Sevilla Travel Blog› entry 25 of 49 › view all entries
October 31st, 2007 – by: bvanb
When I was 11 years old I went on a trip to Germany and we attended an art class at the high school where they actually taught the students to do graffiti with artistic quality and style. At the time they were beginning to face a lot of tagging throughout the cities. Additionally, the cities dedicated wall space to graffiti art to detour random acts of spraying. A US city that has a great program that is similar is Philadelphia, although have giant murals representing the community and history, although not generally in the graffiti art style. Nevertheless, the use persons who have been caught spray painting and put them to work on the murals, building civic pride and beautifying the city at the same time.
Anyways, back to Sevilla. Beyond the historic center is the more modern part of the city, but still historic.
A little further down and across the river is Triana, a town the used to be outside the city of the city, but over time has been swallowed by its expansion. The people there have a distinct accent and if you ask them where they are from they would say Triana, not Sevilla. The area is very charming and well know for its religious icons and a church, which apparently has a three-year waiting list for wedding ceremonies. Diego and I walk through there one day and also went to a club there late, probably around 3 or 4am one night after hanging out by the river with some Sevillianos, a family of four their significant others and friends. I previously met one of the brothers, Javier, and his girlfriend, Laura, from the party Diego took me to in the weeks before. One the way to the club, we stopped by the churro stand (not like the Mexican ones we know, but related) at the start of the bridge to get purros and chocolate, a typical late night/early morning snack and breakfast food, full of grease and lacking flavor.
Also across, but up the river from Triana, are the buildings and features of modernity constructed for the 1992 Worldâ€™s Fair. The constructions offer a striking contrast with the old parts of the city and even the newer constructions, which are typical and generally plain.
Most of the other nights we enjoyed ourselves at an Irish bar called Merchants, eating and drinking, including Halloween. While we did not dress up, plenty of people did and they were quite entertaining. Diego and I stayed out pretty late this night too, moving onto a club called â€¦.Hercules, named after the Alameda (poplar grove) de Hercules, it bordered. This center was a happening place, with hip cafes, clubs, and public art.
Diegoâ€™s sister lived in the historic center of the city within walking distance to everything I mentioned thus far.
The most notable part of old town is the Santa Cruz neighborhood, developed organically before the grid was established. The neighborhood is full of short streets, even narrower streets-prohibiting vehicle traffic other than motorbikes, and features some of the finest restaurants and most expensive real estate. At lunch, 2-4 pm, the cervecerias/restaurants and packed with people overflowing into the plazas and streets.
At one end of the neighborhood is a small park with amazingly large trees. The first time Diego and I entered there was a mini flamenco exhibition for coins (which go as high as 2 Euros), which was also my first time witnessing the famous dance in person.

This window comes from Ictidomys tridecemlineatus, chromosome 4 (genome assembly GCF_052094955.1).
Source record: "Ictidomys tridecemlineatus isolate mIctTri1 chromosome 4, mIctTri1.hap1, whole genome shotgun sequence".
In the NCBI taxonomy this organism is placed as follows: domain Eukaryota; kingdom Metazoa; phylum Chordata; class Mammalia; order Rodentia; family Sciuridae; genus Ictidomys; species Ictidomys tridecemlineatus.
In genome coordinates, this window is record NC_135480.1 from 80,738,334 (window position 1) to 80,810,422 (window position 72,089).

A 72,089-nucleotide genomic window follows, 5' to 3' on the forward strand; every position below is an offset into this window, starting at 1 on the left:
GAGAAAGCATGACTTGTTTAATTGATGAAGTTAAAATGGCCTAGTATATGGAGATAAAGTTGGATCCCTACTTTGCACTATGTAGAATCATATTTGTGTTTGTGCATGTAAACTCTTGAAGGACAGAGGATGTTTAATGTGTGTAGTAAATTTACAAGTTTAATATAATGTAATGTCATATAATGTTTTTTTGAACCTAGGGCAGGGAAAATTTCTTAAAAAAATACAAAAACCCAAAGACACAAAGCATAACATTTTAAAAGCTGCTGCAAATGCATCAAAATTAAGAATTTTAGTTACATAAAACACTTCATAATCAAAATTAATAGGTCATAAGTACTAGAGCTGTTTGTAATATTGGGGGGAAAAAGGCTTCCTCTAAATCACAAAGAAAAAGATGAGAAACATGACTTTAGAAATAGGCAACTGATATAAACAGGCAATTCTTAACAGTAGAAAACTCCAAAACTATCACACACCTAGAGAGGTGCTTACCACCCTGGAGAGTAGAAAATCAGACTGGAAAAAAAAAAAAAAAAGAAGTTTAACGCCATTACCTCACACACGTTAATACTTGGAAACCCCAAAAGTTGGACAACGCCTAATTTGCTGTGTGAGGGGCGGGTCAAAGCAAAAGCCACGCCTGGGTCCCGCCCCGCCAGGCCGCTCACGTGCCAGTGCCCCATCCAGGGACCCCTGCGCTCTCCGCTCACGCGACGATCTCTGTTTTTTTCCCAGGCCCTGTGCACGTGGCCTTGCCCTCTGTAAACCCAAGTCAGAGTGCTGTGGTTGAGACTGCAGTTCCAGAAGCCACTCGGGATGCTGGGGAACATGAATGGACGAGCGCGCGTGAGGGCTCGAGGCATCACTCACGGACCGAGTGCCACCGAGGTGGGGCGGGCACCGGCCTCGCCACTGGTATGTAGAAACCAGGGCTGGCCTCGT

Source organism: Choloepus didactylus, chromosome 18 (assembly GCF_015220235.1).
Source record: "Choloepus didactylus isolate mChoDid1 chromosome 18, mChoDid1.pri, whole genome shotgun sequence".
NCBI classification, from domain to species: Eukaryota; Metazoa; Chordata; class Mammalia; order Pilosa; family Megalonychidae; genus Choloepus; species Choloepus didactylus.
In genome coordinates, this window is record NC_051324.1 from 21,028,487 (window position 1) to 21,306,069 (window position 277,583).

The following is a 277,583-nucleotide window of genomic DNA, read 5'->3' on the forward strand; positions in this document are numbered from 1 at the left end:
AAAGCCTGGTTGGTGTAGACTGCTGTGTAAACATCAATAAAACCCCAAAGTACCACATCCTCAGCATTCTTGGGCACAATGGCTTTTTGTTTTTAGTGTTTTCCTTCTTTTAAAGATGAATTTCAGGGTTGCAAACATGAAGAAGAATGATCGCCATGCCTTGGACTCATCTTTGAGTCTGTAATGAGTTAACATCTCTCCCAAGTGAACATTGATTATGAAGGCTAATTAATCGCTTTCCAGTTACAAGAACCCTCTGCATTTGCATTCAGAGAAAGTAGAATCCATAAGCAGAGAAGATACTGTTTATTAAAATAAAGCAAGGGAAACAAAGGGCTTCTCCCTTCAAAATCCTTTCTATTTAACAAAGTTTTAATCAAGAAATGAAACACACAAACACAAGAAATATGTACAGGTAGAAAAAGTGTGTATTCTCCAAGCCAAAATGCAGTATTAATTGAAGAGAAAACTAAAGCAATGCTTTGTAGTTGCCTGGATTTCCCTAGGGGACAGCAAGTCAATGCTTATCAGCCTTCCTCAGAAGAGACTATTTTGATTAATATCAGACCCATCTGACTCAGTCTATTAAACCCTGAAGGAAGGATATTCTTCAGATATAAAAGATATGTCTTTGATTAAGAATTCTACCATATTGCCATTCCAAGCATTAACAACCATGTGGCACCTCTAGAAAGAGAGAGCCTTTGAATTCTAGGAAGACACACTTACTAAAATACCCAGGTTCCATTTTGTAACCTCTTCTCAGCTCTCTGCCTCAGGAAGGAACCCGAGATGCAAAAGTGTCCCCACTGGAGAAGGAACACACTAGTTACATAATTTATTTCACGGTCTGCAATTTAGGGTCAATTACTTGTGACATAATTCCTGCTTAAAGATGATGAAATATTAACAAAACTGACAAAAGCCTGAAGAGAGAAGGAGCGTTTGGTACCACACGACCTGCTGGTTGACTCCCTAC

At another end of the neighborhood is the famous Cathedral of Sevilla, the elaborate mosque, now Christian of course, with the Giralda bell tower, which attract tourists from all over the world. And on the other side of the mosque are more modern buildings that are utilized by large, typical commercial enterprises. At night this area of full of people enjoying the sights, food and drink, and the many side shows, including more flamenco. The principal group was from a school that teaches the guitar, singing, and dancing of flamenco. I do not think many of them were Spanish, and interestingly in recent years many Japanese women have come to the South of Spain to learn the dance.
Sevilla seems to have a lot going for it. The only draw backs I noticed are the lack of water and the public transportation for people who do not live, work, and play in the center.
Diego and I left Sevilla on Saturday to avoid Sunday traffic back into Madrid. On our back northeast we stopped in Cordoba for lunch.
The Mesquita was an amazing sight that I nearly missed seeing because it was nearly closing time by the time lunch was over (lunch usually starts around three and everything takes a leisurely pace). But the courtyard of oranges and building were amazing and while I did not get to go inside, one of the doors was opened so that I could sneak a peak and a picture through the gated entrance.
The AndaLuz style is ever present in these cities. Entry ways of nice homes and businesses often open into courtyards and atriums, mostly like another feature that helps to keep the buildings cool. Also, large open areas like these and popular pedestrian streets have retractable canopies that are extended during the summer to further keep the heat out. And just in case one wants the summer sun, whether for tanning or drying clothes most residents have access to a minimum of a small balcony, or terraces and finished roof tops, which are also great for cook-outs and parties once the sun goes down. Another bonus ins southern cities, in particular these two that I know of are the orange tree lined streets.
Join TravBuddy to leave comments, meet new friends and share travel tips!